The agency should also establish and regularly test security configurations on firewalls and routers to block unauthorized network traffic, TIGTA said.
The Internal Revenue Service should bolster network and information
security by improving how it manages audit logs, the Treasury Inspector
General for Tax Administration said.
TIGTA made the recommendation while acknowledging that the agency has effectively deployed systems to detect network intrusions at Internet gateways.
Audit logs record who accessed a computer system, what operations they performed and when, TIGTA said in a report released today. The auditor redacted portions of the report.
The IRS did not properly save and review its audit logs, which increased the likelihood that intruders could use the Internet to gain access to sensitive taxpayer data without detection, the report states.
Auditing system logs is essential for detecting potential security events, such as hacking attempts and other threats, said Michael Phillips, TIGTA’s deputy inspector general for audit. Proper management of audit logs ensures that operations performed on a system can be traced back to an individual at a specific time, he added.
To minimize the risk to taxpayer data, the IRS has consolidated about 95 percent of its Internet traffic into a limited number of gateways, the report states, although TIGTA redacted the number of external connections. The Office of Management and Budget has directed all agencies to reduce the number of gateways they have under the Trusted Internet Connections initiative.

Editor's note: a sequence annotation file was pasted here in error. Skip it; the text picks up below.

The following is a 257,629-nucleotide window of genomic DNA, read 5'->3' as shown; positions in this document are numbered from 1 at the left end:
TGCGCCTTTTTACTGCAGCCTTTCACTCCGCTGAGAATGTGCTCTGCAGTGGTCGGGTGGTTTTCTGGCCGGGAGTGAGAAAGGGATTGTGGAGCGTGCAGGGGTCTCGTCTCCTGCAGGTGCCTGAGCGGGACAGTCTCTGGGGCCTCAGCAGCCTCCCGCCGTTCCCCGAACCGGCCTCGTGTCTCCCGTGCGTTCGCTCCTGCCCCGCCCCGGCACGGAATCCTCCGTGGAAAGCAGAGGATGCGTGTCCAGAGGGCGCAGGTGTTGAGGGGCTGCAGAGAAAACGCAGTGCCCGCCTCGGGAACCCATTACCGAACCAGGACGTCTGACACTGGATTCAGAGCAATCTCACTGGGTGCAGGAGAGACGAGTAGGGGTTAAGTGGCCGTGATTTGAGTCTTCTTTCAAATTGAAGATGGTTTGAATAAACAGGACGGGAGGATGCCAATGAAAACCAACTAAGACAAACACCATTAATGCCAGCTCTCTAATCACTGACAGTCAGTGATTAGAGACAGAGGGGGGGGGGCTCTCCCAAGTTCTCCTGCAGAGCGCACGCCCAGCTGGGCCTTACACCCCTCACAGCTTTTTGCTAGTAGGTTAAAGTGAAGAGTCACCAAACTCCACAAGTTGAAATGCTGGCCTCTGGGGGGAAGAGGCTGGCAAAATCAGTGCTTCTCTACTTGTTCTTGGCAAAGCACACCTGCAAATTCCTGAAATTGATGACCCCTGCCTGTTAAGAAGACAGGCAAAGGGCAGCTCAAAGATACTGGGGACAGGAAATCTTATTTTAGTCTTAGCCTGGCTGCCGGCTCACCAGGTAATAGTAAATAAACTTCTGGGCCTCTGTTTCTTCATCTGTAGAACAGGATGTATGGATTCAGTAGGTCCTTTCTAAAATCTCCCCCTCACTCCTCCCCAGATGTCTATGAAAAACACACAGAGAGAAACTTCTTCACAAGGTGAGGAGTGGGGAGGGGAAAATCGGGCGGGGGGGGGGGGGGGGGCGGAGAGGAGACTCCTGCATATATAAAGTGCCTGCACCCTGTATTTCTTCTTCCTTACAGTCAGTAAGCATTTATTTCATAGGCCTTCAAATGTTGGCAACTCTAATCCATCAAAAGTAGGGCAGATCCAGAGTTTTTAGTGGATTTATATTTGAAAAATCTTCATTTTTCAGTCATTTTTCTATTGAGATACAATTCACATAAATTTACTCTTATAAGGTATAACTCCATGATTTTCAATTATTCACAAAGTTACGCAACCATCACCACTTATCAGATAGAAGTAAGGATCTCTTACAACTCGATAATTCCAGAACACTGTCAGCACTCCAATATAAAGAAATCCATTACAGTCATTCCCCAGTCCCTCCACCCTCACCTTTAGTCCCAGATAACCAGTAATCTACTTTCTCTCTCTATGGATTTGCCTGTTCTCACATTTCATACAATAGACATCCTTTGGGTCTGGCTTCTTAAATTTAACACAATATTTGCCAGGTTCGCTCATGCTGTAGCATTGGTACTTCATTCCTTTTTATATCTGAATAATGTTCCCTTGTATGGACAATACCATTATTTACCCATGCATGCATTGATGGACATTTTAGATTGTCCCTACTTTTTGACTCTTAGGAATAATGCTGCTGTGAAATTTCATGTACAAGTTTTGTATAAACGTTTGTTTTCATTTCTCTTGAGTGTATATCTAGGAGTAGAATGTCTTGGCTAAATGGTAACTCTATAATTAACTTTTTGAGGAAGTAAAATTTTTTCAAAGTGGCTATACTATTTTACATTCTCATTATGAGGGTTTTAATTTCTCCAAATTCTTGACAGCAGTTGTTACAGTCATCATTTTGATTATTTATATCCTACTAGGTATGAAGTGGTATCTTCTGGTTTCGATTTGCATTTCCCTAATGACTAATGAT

The IRS uses firewalls, routers and intrusion-detection systems for each of its Internet gateways to make sure that only authorized traffic passes through, the report states.
Although the agency effectively operated the access controls, TIGTA recommended that the IRS Enterprise Networks organization establish and regularly test security configurations on firewalls and routers.
“Its systems administrators should configure the firewalls and routers to prevent unauthorized traffic from gaining access to the IRS internal network,” Phillips said.
Based on TIGTA’s recommendations, Arthur Gonzalez, IRS’ chief information officer, said he would:
• Make sure the IRS conducts an independent review of the audit logs for routers and firewalls.
• Implement a redundant audit log collection system for firewall and router events.
• Use an automated security application to conduct biweekly tests of routers and firewalls.
The IRS has already configured audit logs to use Coordinated Universal Time for time stamps and correlate security events across devices regardless of their physical location, Gonzalez said.